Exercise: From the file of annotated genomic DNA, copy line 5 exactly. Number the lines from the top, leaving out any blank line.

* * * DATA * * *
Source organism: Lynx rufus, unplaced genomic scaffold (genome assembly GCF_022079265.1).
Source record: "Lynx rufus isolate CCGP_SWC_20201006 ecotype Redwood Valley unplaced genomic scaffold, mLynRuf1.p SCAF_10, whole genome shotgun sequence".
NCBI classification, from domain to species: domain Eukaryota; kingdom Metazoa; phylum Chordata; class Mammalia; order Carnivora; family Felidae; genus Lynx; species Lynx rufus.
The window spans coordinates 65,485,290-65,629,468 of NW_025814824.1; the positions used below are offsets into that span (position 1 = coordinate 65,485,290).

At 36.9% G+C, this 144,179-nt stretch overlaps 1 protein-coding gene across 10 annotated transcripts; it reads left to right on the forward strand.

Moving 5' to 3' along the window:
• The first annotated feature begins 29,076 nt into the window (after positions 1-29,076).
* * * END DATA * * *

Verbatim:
At 36.9% G+C, this 144,179-nt stretch overlaps 1 protein-coding gene across 10 annotated transcripts; it reads left to right on the forward strand.